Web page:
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A SLIP AND FALL INCIDENT REPORT being filled out by an attorney

The Michigan Supreme Court has restored vital protections to slip and fall victims under the Michigan premises liability law, recognizing their rights to hold property owners accountable and legally liable for the injuries or deaths caused by dangerous or hazardous conditions or defects that they negligently failed to protect visitors against.

The ruling by the state’s high court was important because it reinstates the previous law that protected slip and fall and trip and fall victims for decades by removing the misplaced immunity that negligent and/or careless property owners previously had for more than 20 years when the dangerous condition or hazard on their property was deemed to be “open and obvious.”

In Kandil-Elsayed vs. F&E Oil, Inc., and Pinsky vs. Kroger Company of Michigan, the Michigan Supreme Court clarified several important legal aspects of Detroit premises liability law as it pertains to “invitees” or customers, i.e., people invited onto another person’s property to shop or otherwise conduct business:

  • Property owners have “a duty to exercise reasonable care to protect invitees from an unreasonable risk of harm caused by a dangerous condition of the land.”
  • Property owners are not relieved of their duty to protect just because a dangerous condition on their land might be determined to be “open and obvious.”
  • “Open and obvious” dangers, defects or hazardous conditions do not provide property owners with immunity from liability.
  • When a defect, dangerous condition or hazard can be characterized as “open and obvious,” a property owners have a duty to “anticipate the harm” that could befall invitees from the defect, hazard or dangerous condition on their premises.
  • People are safer now that the Detroit premises liability law is aligned with the rest of the country after the Michigan Supreme Court’s ruling in Kandil-Elsayed vs. F&E Oil, Inc., and Pinsky vs. Kroger Company of Michigan.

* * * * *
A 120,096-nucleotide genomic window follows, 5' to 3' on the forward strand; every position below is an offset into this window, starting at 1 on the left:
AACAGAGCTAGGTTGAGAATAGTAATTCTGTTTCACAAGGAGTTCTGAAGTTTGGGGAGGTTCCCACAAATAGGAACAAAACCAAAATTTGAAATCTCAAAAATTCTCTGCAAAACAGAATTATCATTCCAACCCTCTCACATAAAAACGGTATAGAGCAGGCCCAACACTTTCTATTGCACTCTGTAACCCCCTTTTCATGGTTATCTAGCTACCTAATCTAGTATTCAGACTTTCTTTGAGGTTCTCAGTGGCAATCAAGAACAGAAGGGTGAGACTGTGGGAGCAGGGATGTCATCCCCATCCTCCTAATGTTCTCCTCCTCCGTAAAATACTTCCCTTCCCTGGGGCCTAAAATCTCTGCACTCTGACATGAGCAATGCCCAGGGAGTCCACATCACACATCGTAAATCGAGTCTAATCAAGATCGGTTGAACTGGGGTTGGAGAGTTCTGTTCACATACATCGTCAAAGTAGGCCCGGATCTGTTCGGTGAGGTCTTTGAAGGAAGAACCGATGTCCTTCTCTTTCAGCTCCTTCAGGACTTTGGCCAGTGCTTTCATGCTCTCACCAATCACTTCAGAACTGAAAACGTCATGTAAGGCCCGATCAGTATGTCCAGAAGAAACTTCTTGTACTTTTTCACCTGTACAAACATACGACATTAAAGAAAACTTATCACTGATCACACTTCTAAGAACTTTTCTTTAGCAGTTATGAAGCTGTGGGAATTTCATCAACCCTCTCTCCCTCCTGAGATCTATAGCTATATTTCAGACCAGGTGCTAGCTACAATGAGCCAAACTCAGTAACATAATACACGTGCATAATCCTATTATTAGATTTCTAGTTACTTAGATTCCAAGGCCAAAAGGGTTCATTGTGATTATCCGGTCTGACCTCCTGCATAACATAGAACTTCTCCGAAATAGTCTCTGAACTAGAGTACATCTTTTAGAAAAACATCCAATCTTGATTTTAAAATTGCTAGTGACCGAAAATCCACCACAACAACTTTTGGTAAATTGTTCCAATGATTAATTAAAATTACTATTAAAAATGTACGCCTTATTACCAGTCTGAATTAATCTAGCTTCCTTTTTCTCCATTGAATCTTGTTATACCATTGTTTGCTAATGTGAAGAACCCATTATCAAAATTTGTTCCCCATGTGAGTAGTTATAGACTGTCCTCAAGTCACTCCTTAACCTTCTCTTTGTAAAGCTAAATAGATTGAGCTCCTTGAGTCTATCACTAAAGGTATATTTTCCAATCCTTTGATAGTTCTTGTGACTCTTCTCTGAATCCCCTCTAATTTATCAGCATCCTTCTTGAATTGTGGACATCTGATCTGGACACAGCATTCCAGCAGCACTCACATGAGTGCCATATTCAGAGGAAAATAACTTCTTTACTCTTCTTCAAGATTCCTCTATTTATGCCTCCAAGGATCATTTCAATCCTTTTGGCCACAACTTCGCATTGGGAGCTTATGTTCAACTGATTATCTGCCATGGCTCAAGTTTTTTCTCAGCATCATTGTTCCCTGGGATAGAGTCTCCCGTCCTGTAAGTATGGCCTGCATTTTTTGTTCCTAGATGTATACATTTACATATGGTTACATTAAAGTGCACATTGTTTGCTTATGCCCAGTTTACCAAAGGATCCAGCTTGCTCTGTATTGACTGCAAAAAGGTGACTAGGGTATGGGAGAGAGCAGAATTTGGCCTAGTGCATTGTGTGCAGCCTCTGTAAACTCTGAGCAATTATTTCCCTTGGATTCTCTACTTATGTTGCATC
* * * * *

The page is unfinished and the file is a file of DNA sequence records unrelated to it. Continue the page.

• No longer will property owners be able to readily escape being held liable and accountable in a slip and fall lawsuit by blaming slip and fall victims for not avoiding dangerous conditions and hidden dangers they never saw and knew nothing about.

The 3-year Michigan slip and fall statute of limitations is unchanged by the Michigan Supreme Court’s ruling.

Other aspects of the law were not changed by the ruling either.

The categorization of individuals as invitees, licensees, or trespassers becomes crucial in discerning the level of the duty of care owed by the property owner.

An invitee is someone invited onto the owner’s premises primarily for the owner’s benefit, usually for business purposes. The owner owes them the highest duty of care and must inspect the property regularly for potential hazards and either warn the invitee or fix the issue.

A licensee, on the other hand, is someone permitted on the property for their purposes or pleasure, like social guests. For licensees, property owners are required to warn or rectify only the dangers they are aware of.

A trespasser is defined as an individual who enters upon another’s property without the consent of the owner or the individual in possession of the property. As compared to invitees or licensees, trespassers are afforded the lowest level of care under these laws. The landowner owes no duty of care to trespassers except that a property must refrain from engaging in willful and wanton misconduct to injure trespassers.

Under Michigan law, the key issues in premises liability claims are possession and control, and notice and knowledge of the dangerous condition.

Possession and control: The plaintiff must prove that the defendant had control over the property and the site of the accident. In rented properties, the tenant might have control and therefore be liable, depending on the agreement with the landlord.

Notice and knowledge of the dangerous condition: The plaintiff must establish that the defendant knew, or should reasonably have known, about the dangerous condition.

In conclusion, Michigan premises liability law places different responsibilities on property owners towards invitees and licensees. Understanding these legal nuances is essential in pursuing a premises liability claim. To find out how the change in the Detroit premises liability law will help you, talk with an experienced premises liability lawyer at Michigan Slip And Fall Lawyers.


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